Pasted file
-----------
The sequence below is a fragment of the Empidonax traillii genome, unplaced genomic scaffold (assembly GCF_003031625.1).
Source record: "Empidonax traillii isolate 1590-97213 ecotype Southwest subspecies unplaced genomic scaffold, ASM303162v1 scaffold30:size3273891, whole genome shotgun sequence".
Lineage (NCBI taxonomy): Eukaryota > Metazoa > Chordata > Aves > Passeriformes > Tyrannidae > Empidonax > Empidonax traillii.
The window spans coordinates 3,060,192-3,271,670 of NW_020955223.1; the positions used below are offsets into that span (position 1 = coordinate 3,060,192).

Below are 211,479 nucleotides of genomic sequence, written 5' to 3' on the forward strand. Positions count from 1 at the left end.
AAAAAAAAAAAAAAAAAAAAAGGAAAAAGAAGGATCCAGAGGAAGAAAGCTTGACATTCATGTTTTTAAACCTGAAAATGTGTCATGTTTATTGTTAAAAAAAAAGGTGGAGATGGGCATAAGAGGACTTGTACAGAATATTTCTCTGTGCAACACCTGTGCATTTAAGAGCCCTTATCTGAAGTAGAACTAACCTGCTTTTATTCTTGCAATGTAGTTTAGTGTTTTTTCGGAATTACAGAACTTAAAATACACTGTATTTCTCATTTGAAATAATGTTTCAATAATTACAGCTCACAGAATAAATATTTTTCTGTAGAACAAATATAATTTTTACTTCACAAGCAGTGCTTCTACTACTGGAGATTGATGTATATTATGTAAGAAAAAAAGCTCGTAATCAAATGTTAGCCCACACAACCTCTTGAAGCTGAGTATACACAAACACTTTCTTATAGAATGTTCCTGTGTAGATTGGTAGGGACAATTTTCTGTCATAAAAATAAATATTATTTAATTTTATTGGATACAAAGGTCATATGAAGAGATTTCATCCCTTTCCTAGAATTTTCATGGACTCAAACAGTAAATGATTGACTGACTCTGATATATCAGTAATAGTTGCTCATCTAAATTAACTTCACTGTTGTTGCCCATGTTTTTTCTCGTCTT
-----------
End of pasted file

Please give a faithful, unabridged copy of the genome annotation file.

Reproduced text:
The sequence below is a fragment of the Empidonax traillii genome, unplaced genomic scaffold (assembly GCF_003031625.1).
Source record: "Empidonax traillii isolate 1590-97213 ecotype Southwest subspecies unplaced genomic scaffold, ASM303162v1 scaffold30:size3273891, whole genome shotgun sequence".
Lineage (NCBI taxonomy): Eukaryota > Metazoa > Chordata > Aves > Passeriformes > Tyrannidae > Empidonax > Empidonax traillii.
The window spans coordinates 3,060,192-3,271,670 of NW_020955223.1; the positions used below are offsets into that span (position 1 = coordinate 3,060,192).

Below are 211,479 nucleotides of genomic sequence, written 5' to 3' on the forward strand. Positions count from 1 at the left end.
AAAAAAAAAAAAAAAAAAAAAGGAAAAAGAAGGATCCAGAGGAAGAAAGCTTGACATTCATGTTTTTAAACCTGAAAATGTGTCATGTTTATTGTTAAAAAAAAAGGTGGAGATGGGCATAAGAGGACTTGTACAGAATATTTCTCTGTGCAACACCTGTGCATTTAAGAGCCCTTATCTGAAGTAGAACTAACCTGCTTTTATTCTTGCAATGTAGTTTAGTGTTTTTTCGGAATTACAGAACTTAAAATACACTGTATTTCTCATTTGAAATAATGTTTCAATAATTACAGCTCACAGAATAAATATTTTTCTGTAGAACAAATATAATTTTTACTTCACAAGCAGTGCTTCTACTACTGGAGATTGATGTATATTATGTAAGAAAAAAAGCTCGTAATCAAATGTTAGCCCACACAACCTCTTGAAGCTGAGTATACACAAACACTTTCTTATAGAATGTTCCTGTGTAGATTGGTAGGGACAATTTTCTGTCATAAAAATAAATATTATTTAATTTTATTGGATACAAAGGTCATATGAAGAGATTTCATCCCTTTCCTAGAATTTTCATGGACTCAAACAGTAAATGATTGACTGACTCTGATATATCAGTAATAGTTGCTCATCTAAATTAACTTCACTGTTGTTGCCCATGTTTTTTCTCGTCTT